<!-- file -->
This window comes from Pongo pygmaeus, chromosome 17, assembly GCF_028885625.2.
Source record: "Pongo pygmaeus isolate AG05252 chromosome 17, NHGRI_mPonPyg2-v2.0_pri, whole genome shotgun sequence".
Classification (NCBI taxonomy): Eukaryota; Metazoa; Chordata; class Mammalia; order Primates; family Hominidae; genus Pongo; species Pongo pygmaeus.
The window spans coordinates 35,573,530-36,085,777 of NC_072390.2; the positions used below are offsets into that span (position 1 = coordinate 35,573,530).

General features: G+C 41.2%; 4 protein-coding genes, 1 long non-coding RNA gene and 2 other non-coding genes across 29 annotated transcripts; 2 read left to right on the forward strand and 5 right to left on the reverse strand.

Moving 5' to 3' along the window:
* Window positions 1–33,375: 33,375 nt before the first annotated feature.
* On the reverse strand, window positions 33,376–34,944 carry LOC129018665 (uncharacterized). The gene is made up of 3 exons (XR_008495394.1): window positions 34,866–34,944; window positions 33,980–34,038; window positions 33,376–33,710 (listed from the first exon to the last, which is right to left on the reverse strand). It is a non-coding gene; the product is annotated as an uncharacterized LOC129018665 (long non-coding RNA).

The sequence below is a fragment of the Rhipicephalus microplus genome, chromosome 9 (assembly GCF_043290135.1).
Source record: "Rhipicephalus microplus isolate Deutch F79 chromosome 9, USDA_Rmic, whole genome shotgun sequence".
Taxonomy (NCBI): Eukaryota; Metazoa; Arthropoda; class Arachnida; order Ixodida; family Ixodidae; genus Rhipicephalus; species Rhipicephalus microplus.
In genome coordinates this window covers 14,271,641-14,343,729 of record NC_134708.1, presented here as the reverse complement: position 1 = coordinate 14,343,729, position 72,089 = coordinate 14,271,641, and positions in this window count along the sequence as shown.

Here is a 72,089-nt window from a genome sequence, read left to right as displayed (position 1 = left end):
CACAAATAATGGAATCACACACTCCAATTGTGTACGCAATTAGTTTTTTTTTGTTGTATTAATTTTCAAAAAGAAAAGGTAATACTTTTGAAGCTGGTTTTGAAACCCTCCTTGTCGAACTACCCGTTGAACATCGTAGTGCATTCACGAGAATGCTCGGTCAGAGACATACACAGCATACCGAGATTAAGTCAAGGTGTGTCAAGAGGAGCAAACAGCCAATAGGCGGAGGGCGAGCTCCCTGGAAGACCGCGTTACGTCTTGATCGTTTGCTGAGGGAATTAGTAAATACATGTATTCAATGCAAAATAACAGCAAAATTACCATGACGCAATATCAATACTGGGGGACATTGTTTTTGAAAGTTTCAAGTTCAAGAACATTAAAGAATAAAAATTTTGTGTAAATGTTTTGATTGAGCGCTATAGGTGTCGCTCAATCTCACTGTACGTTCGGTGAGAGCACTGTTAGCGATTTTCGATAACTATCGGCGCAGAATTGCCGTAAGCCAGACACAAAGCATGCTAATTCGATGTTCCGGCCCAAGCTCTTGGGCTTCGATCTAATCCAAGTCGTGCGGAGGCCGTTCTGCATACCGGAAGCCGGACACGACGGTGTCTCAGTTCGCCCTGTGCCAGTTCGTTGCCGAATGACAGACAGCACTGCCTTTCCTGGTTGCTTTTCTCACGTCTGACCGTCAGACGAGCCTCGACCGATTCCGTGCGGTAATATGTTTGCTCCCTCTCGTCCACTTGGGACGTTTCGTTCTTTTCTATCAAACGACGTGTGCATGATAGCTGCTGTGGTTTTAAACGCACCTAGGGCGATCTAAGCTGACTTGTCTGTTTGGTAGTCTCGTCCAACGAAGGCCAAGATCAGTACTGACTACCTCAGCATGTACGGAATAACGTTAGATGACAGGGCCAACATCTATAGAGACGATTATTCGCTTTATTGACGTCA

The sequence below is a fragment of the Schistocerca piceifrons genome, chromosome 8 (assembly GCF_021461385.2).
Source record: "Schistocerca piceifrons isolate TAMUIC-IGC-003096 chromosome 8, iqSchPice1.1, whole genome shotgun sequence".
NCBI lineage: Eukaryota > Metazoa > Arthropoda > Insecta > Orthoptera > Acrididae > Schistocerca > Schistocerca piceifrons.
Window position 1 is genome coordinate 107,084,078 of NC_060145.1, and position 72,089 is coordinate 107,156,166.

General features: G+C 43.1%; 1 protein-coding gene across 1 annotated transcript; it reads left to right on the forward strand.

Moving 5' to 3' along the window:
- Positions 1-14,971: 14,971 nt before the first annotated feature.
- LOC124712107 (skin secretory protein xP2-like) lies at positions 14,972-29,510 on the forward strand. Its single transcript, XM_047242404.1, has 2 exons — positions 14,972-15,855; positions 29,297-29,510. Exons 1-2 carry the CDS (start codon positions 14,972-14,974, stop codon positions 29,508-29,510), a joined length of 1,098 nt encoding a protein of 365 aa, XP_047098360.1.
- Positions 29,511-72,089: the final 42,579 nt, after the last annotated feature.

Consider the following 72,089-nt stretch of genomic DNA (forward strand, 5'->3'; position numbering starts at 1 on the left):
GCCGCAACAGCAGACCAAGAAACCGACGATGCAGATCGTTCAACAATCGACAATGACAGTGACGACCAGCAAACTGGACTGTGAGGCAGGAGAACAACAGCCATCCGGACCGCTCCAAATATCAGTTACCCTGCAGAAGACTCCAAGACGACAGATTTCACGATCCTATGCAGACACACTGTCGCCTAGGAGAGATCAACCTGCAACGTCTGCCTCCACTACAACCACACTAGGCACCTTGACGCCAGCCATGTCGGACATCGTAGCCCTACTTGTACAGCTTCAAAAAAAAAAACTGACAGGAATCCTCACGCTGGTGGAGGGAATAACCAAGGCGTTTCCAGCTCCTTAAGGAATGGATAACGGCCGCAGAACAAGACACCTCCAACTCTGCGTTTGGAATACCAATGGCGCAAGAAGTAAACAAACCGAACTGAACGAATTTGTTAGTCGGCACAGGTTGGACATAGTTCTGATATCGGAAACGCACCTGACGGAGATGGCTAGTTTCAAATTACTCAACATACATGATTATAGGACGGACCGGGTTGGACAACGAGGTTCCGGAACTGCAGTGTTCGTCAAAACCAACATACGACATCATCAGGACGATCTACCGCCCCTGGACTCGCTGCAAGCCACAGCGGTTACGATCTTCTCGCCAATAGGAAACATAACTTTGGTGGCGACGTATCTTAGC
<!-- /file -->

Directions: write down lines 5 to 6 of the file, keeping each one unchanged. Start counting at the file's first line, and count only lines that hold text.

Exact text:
General features: G+C 41.2%; 4 protein-coding genes, 1 long non-coding RNA gene and 2 other non-coding genes across 29 annotated transcripts; 2 read left to right on the forward strand and 5 right to left on the reverse strand.

Moving 5' to 3' along the window: